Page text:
Tag Archives: Site C Dam

One of two proposed loacations for Site C Dam (Damien Gillis photo)

Site C Dam: A Bad Deal for British Columbians


EDITOR’S NOTE: This letter was originally published in the Prince George Citizen, in response to a previous article on Site C Dam.

I live in the Peace Valley, upstream of the proposed Site C dam.  That has led to a lifetime interest in electricity policy.  I read with interest the recent article entitled, “Site C update: more power, more cost.” (July 27) which states, “BC ratepayers will be forking over the estimated $7.9 billion to build the Site C hydro-electric dam on the Peace River…”

Hydro customers do guarantee the corporation’s debt although very few of us give that much thought.  There’s been no need so long as the debt remained stable, was prudently managed, and publicly available.  But things have changed.  After many years of remaining stable, the debt load in the past three years has steadily climbed and those figures do not include the longterm contractual obligations for supply from BC independent power producers, which the province requires Hydro to use.  The public is refused access to those contracts.  How willing should ratepayers be to guarantee an additional $7.9 billion without having the right to scrutinize what they are already on the hook for?

The article says we need Site C because provincial demand is expected to rise 40% in 20 years.  In the past, Hydro ratepayers could – and did – use BC Utilities Commission (BCUC) hearings to hold Hydro and its government handlers to account for their claims.  But last year, the Energy Act removed Site C and ten other projects from BCUC oversight.  Now ratepayers are told they’ll pay the costs but are denied a forum to check the need for and suitability of those costs.

Last year’s Energy Act requires BC to be ‘self-sufficient’ in electricity.  All generation must occur within the province.  Hydro must be able to meet the province’s future need under “the most adverse sequence of stream flows within historical record.”  So self-sufficiency is to protect our electricity supply in times of drought.  Why, then, would we build another dam and reservoir that would be subject to the same drought we’re trying to protect ourselves from?  Surely it would make more sense to diversify our source of supply so that when droughts do occur, we have other sources (natural gas, geothermal, wind, solar) available.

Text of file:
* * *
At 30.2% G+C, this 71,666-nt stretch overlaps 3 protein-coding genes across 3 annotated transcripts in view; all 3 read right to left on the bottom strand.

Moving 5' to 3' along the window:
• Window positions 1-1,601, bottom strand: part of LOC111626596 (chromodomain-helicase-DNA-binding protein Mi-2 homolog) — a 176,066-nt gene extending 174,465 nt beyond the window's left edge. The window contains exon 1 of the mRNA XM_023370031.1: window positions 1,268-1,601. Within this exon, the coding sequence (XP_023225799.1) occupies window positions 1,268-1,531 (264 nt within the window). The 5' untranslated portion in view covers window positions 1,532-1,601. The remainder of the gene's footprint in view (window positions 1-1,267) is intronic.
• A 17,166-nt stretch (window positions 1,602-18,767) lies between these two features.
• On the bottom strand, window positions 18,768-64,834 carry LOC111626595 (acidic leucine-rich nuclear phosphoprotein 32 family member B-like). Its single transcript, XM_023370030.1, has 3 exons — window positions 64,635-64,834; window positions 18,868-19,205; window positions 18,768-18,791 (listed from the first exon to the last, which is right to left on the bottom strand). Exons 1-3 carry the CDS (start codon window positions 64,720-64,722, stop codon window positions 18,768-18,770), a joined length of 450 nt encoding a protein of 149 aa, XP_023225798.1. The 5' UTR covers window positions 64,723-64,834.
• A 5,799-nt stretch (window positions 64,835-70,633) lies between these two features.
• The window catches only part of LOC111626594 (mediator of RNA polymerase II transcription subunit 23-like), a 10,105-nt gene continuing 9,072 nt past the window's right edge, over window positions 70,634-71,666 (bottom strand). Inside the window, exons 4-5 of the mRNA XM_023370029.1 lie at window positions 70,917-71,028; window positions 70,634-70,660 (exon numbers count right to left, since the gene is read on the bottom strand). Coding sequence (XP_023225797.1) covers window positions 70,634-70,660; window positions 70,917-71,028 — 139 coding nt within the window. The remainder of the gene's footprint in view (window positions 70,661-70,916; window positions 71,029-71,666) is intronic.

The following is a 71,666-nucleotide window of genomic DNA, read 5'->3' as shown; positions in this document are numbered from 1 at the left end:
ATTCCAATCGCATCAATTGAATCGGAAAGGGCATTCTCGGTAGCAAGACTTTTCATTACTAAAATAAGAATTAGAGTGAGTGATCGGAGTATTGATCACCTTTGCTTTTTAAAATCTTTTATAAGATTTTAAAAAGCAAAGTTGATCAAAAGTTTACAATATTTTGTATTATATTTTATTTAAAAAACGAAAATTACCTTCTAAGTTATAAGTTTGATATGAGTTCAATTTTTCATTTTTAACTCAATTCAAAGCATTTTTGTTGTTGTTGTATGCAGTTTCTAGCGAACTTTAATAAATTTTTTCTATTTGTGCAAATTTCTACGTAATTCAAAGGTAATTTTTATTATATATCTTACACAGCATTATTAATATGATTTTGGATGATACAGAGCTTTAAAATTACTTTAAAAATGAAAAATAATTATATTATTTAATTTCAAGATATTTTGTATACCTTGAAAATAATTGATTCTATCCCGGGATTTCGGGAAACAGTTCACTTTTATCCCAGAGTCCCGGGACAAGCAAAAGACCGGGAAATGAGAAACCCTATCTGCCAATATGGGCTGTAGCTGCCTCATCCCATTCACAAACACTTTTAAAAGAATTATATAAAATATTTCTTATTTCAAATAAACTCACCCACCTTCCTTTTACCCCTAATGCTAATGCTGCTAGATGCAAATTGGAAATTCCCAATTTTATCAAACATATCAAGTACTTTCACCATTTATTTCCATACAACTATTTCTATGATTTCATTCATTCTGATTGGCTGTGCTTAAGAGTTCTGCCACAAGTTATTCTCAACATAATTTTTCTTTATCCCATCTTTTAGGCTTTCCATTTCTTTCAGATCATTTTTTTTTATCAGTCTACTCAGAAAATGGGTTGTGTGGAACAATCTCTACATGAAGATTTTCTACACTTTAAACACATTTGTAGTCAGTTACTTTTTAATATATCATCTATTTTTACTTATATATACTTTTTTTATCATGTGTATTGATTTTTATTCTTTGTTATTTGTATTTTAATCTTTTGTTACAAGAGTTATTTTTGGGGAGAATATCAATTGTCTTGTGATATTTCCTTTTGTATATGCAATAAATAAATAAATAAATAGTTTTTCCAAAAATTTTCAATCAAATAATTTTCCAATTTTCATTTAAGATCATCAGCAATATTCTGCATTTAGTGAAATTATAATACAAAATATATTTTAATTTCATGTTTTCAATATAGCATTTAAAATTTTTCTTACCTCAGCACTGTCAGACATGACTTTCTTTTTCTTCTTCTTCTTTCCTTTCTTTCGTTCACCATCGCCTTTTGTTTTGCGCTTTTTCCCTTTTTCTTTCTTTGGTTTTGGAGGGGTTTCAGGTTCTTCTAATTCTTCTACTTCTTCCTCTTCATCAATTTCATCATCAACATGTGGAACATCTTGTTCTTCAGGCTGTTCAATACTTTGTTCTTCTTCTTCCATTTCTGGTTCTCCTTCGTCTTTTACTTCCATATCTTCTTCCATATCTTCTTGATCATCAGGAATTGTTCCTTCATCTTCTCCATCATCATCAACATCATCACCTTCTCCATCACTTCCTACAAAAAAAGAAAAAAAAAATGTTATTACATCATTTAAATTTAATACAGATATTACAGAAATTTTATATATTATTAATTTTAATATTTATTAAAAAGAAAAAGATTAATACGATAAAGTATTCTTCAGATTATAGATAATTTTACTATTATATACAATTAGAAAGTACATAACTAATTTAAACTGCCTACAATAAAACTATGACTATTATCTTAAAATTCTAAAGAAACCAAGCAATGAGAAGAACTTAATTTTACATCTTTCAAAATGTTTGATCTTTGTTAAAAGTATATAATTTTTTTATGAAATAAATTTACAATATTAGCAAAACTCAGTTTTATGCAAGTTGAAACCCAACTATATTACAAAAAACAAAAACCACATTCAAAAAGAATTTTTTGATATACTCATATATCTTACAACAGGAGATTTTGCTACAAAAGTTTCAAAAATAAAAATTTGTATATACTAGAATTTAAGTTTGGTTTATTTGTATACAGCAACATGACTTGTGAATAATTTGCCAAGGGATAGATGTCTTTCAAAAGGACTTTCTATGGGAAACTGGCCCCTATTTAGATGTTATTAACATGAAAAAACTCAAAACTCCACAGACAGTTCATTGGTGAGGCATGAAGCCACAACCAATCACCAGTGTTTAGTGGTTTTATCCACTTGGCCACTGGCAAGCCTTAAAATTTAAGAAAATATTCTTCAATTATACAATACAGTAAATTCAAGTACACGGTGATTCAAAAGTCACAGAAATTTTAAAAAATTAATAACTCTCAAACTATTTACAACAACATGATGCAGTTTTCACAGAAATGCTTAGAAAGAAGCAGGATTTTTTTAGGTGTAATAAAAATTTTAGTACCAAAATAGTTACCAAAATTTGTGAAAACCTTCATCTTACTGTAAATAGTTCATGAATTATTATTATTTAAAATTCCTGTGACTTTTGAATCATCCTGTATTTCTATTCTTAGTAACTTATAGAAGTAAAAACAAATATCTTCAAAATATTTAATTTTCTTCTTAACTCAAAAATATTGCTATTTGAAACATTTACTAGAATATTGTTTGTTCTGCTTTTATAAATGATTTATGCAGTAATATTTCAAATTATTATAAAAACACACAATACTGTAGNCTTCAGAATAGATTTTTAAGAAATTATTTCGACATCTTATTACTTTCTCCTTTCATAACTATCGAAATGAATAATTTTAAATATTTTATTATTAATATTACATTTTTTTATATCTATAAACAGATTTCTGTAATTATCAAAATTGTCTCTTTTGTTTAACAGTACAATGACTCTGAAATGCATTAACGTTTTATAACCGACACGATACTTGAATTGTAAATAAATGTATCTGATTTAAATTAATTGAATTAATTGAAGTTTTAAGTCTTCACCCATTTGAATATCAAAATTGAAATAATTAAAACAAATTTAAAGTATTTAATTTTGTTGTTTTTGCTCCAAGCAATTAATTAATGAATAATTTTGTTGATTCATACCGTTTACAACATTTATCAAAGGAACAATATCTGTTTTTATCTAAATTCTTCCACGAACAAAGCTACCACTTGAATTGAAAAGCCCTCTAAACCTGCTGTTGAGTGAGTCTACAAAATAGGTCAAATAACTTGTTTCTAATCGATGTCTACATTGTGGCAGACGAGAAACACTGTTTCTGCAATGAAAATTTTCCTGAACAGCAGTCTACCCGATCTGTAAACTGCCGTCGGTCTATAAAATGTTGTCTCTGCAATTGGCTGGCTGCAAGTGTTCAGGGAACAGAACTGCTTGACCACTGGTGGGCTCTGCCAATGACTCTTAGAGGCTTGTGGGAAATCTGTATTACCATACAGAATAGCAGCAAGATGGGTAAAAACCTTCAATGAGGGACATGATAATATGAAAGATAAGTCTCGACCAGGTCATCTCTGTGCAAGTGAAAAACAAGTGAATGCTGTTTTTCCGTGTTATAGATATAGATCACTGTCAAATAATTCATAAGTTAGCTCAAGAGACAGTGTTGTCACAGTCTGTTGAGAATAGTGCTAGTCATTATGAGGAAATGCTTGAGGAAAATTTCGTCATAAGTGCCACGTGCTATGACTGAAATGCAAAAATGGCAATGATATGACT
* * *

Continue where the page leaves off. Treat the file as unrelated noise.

According to the article, Site C is “extremely cost-effective” at $87-95 per megawatt.  The comparable cited is $125/Megawatt for the green energy call – a most expensive source.  I’m told that firm power with delivery in 2012 was recently quoted at $27-35 on the Pacific Northwest wholesale market.  Longterm predictions are chancy but the projected $81-85 for 2030 doesn’t make Site C look shiny either.  It appears that Site C can only be called “extremely cost-effective” if cheaper sources are somehow eliminated.  The self-sufficiency requirement has created artificially expensive electricity in BC.

Ratepayers have every right to call “Foul!” when they are taken for granted in the manner we are seeing.  Every avenue they might use to protect their interests is blocked.  They are expected to swallow the rate increases and guarantee the risk, all while having no control over the policy.  That’s wrong.

Gwen Johansson has served on numerous energy-related endeavours.  She co-chaired  the Northeast Energy & Mines Advisory Committee; served on  BC Hydro’s Integrated Electricity Planning Committee; is a former BC Hydro Director and a former member of  the BC Energy Council.  She lives in the Peace Valley near Hudson’s Hope. 


Site C: Poster Project for British Columbia’s ‘Command Economy’


Editor’s Note:  Despite the criticism of BC Hydro’s big-dollar infrastructure plans by the BC Liberal Government following its handpicked panel review of the utility’s proposed rate hikes, Energy Minister Rich Coleman maintains it’s full steam ahead for the $8 Billion-plus proposed Site C Dam.

So what is a “command economy”?  Most readers will immediately think of examples like North Korea, the former USSR and China. The term is used as a put down by smug westerners dismissing socialist, centrally-planned states that generally suppress freedom and private ownership.
Well sorry to disappoint but it is not at all about politics but about control of public assets by an individual or a small group who usually have self-interest as their principal reason for all they do and say. There are many definitions of the term and here is one:
“An economy in which business activities and the allocation of resources are determined by government order rather than market forces.”

There are several places to begin but a good start is to consider the government’s directions given to establish a power generation facility on the Peace River, known as Site C Dam. The place to begin is at “Bill 17- 2010: Clean Energy Act”, followed by “The BC Energy Plan”.

By these and supporting directives our Government is giving its commands. In the words of West Coast Environmental Law, the Clean Energy Act “eliminates independent oversight of the BC Utilities Commission for the Site C dam.” This act also establishes a mandate that “BC must achieve energy self-sufficiency, that it must have an electricity surplus of 3,000 gigawatt hours by 2020, and that it will become a net exporter of electricity.” (These self-sufficiency and insurance requirements were criticized in the recent panel report on Hydro’s finances).